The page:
(Auldhame Parish Church)

Auldhame Church, excavations (AOC Archaeology Group)

Summary description

There are no upstanding remains of the church, which may have been abandoned before the Reformation; its plan has been partly excavated, revealing a long history of ecclesiastical use.

Historical outline

Dedication: St Baldred (?)

The first surviving reference to the church of Aldhame or Auldhame is a note in the Pontifical Offices of St Andrews, which record that on 23 April 1243 it was dedicated by Bishop David De Bernham.(1)  Listed as a parsonage in the tax roll for the diocese of St Andrews in the 1270s and assessed at 4s,(2) the church remained independent at the Reformation, when Patrick Alexander, parson, held both the parsonage and vicarage valued at 24 merks annually.(3

There are few records of the church in the Middle Ages, with only one early incumbent, John Harkers, being noted in 1325.(4)  In 1491, when Robert Lauder, the laird of the Bass, was petitioning for the setting up of a separate parish for his island property, it was mentioned that the inhabitants of the Bass had otherwise to travel two miles by sea to the mainland church of Auldhame.(5)

Notes

1. A O Anderson, Early Sources of Scottish History, ii (London, 1922), 523.

2. A I Dunlop, ‘Bagimond’s Roll: Statement of the Tenths of the Kingdom of Scotland’, Miscellany of the Scottish History Society, vi (Scottish History Society, 1939), 33.

3. J Kirk (ed), The Books of Assumption of the Thirds of Benefices (Oxford, 1995), 179.  It was noted that both parsonage and vicarage were set in assedation to Jean Stewart, lady Reidhall, for an annual rent of £6 13s 4d (ibid, 118).

4. Calendar of Entries in the Papal Registers Relating to Great Britain and Ireland; Papal Letters, ii, ed. W.H. Bliss (London, 1895), 245.

5. Calendar of Entries in the Papal Registers Relating to Great Britain and Ireland; Papal Letters, xv, ed M J Haren (Dublin, 1978), no.719.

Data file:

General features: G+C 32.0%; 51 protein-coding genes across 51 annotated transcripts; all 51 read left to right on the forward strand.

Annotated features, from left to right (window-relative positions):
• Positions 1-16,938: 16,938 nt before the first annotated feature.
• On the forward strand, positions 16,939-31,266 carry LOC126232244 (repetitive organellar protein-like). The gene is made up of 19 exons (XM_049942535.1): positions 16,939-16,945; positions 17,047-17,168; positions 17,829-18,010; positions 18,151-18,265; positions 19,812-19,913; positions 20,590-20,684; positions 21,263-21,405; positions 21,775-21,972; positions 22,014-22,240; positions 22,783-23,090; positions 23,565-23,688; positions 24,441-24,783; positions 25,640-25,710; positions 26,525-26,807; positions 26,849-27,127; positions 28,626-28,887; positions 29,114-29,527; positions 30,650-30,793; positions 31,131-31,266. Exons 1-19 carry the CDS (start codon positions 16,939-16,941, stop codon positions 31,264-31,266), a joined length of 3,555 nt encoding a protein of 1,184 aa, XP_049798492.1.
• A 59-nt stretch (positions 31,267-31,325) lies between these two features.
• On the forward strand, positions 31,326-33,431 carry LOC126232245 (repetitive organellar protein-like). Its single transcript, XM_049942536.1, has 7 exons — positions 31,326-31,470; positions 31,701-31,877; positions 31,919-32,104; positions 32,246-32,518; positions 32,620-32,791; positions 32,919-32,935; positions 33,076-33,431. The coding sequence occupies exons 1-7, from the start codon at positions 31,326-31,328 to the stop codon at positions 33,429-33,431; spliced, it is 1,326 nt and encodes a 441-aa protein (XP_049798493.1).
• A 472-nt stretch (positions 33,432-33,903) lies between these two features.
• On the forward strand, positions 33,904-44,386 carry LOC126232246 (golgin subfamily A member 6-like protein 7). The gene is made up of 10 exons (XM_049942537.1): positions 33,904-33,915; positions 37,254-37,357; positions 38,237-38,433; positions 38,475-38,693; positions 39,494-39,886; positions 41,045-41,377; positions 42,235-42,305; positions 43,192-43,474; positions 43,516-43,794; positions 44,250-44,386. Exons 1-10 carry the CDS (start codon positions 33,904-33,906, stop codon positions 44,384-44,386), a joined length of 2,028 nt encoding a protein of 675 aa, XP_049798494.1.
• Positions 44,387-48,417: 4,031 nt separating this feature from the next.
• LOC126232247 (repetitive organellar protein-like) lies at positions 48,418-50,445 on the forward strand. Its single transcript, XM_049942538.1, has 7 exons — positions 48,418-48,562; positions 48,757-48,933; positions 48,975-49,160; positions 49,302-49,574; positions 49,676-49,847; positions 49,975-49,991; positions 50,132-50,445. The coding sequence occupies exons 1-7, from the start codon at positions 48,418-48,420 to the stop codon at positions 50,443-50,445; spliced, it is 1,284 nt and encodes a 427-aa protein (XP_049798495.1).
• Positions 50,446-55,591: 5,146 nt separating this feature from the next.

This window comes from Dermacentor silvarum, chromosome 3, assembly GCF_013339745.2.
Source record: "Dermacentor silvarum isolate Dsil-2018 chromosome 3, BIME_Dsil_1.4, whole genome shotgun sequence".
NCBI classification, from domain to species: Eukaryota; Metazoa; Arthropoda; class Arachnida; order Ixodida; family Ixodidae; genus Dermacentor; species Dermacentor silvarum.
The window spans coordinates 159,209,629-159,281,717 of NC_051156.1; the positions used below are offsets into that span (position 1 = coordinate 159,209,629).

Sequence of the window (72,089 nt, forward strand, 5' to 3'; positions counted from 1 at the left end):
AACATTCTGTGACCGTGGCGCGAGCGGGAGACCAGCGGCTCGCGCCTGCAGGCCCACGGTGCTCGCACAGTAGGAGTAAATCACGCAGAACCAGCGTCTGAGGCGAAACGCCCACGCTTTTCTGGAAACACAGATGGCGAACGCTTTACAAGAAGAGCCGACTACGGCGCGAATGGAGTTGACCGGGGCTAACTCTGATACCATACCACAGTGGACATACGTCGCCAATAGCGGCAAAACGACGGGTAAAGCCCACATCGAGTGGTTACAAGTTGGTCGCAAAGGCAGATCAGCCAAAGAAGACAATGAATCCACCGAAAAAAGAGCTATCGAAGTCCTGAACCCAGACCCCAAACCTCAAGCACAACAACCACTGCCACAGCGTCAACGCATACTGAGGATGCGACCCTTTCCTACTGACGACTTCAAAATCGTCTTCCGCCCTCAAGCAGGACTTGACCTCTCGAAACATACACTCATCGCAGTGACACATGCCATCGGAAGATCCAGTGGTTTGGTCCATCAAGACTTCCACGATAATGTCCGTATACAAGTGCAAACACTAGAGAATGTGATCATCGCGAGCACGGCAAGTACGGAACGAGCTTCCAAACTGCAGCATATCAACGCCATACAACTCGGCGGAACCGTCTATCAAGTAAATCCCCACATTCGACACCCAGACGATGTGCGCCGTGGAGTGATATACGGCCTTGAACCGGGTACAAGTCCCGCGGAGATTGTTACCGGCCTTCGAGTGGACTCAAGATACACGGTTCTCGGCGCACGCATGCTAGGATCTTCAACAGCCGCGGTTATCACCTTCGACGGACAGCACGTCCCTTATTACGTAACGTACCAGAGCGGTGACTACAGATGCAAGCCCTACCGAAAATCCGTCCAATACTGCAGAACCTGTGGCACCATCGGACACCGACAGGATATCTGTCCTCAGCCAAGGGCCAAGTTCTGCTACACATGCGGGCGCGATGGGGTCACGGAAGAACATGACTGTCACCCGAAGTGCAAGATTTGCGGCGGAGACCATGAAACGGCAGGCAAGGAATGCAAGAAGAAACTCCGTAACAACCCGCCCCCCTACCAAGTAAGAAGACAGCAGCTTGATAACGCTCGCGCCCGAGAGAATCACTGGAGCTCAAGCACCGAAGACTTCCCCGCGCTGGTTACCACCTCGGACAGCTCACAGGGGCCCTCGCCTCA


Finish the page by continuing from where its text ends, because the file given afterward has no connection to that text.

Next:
Summary of relevant documentation

Medieval

Synopsis of Cowan’s Parishes: It was listed as a parsonage in Bagimond's Roll, and remained unappropriated at the Reformation.(1)

1325 John Harkers was rector of Aldhame, value 10 marks.(2)

1491 Petition to create a new parish of Bass. Some of the current residents go to church of Auldhame on mainland.(3)

Post-medieval

Books of assumption of thirds of benefices and Accounts of the collectors of thirds of benefices: The Parish church parsonage held by Patrick Alexander, set for 24 marks.Vicarage set for £6 13s 4d .(4)

1618 Unverified reference in secondary work: A minute in the Tyninghame records that states ‘Aldhame was not plantit after the Reform of religion’ [no protestant church there].  However a church and churchyard still existed in 1619 (11 Apr) when the Laird of Skugall’s son, called John, was buried in Aldhame.

1637 (12 Oct) The Laird of Skugall’s mother Margaret was buried in Aldhame. (John Auchmutie, also laird of Gosford).(5)

[The parishes of Tyninghame and Whitekirk were united in 1761, long before this Auldhame had been annexed to Whitekirk]

Statistical Account of Scotland (James Williamson): [No reference to church buildings]

New Statistical Account of Scotland (Rev James Wallace): [No remains of Auldhame parish church mentioned]

Notes

1. Cowan, The parishes of medieval Scotland, 5.

2. CPL, ii, 245.